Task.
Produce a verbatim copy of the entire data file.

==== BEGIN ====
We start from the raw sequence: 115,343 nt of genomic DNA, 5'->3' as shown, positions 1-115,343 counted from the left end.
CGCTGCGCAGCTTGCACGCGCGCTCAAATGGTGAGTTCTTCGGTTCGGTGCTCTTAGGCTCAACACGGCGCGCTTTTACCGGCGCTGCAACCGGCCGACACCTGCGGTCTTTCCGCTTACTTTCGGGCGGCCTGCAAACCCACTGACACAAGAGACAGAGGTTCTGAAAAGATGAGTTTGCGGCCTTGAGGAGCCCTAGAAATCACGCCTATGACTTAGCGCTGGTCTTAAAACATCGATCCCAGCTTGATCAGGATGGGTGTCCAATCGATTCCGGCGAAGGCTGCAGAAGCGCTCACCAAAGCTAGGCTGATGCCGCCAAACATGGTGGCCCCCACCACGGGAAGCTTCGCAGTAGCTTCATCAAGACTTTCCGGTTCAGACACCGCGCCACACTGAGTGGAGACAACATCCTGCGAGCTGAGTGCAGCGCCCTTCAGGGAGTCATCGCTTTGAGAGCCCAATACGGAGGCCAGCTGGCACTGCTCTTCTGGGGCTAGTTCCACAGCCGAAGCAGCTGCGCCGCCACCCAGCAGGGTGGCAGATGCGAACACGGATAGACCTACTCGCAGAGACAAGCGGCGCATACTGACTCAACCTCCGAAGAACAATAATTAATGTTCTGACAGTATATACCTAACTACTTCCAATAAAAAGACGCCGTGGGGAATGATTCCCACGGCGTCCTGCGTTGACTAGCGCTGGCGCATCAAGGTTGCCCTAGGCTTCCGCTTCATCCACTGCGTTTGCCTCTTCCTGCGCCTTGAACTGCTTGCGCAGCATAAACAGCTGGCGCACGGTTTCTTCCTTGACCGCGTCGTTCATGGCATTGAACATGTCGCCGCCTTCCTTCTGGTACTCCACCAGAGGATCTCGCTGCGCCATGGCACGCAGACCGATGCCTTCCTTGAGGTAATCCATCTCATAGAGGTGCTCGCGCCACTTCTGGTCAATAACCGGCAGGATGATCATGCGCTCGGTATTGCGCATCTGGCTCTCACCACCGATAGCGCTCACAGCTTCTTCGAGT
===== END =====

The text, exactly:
We start from the raw sequence: 115,343 nt of genomic DNA, 5'->3' as shown, positions 1-115,343 counted from the left end.
CGCTGCGCAGCTTGCACGCGCGCTCAAATGGTGAGTTCTTCGGTTCGGTGCTCTTAGGCTCAACACGGCGCGCTTTTACCGGCGCTGCAACCGGCCGACACCTGCGGTCTTTCCGCTTACTTTCGGGCGGCCTGCAAACCCACTGACACAAGAGACAGAGGTTCTGAAAAGATGAGTTTGCGGCCTTGAGGAGCCCTAGAAATCACGCCTATGACTTAGCGCTGGTCTTAAAACATCGATCCCAGCTTGATCAGGATGGGTGTCCAATCGATTCCGGCGAAGGCTGCAGAAGCGCTCACCAAAGCTAGGCTGATGCCGCCAAACATGGTGGCCCCCACCACGGGAAGCTTCGCAGTAGCTTCATCAAGACTTTCCGGTTCAGACACCGCGCCACACTGAGTGGAGACAACATCCTGCGAGCTGAGTGCAGCGCCCTTCAGGGAGTCATCGCTTTGAGAGCCCAATACGGAGGCCAGCTGGCACTGCTCTTCTGGGGCTAGTTCCACAGCCGAAGCAGCTGCGCCGCCACCCAGCAGGGTGGCAGATGCGAACACGGATAGACCTACTCGCAGAGACAAGCGGCGCATACTGACTCAACCTCCGAAGAACAATAATTAATGTTCTGACAGTATATACCTAACTACTTCCAATAAAAAGACGCCGTGGGGAATGATTCCCACGGCGTCCTGCGTTGACTAGCGCTGGCGCATCAAGGTTGCCCTAGGCTTCCGCTTCATCCACTGCGTTTGCCTCTTCCTGCGCCTTGAACTGCTTGCGCAGCATAAACAGCTGGCGCACGGTTTCTTCCTTGACCGCGTCGTTCATGGCATTGAACATGTCGCCGCCTTCCTTCTGGTACTCCACCAGAGGATCTCGCTGCGCCATGGCACGCAGACCGATGCCTTCCTTGAGGTAATCCATCTCATAGAGGTGCTCGCGCCACTTCTGGTCAATAACCGGCAGGATGATCATGCGCTCGGTATTGCGCATCTGGCTCTCACCACCGATAGCGCTCACAGCTTCTTCGAGT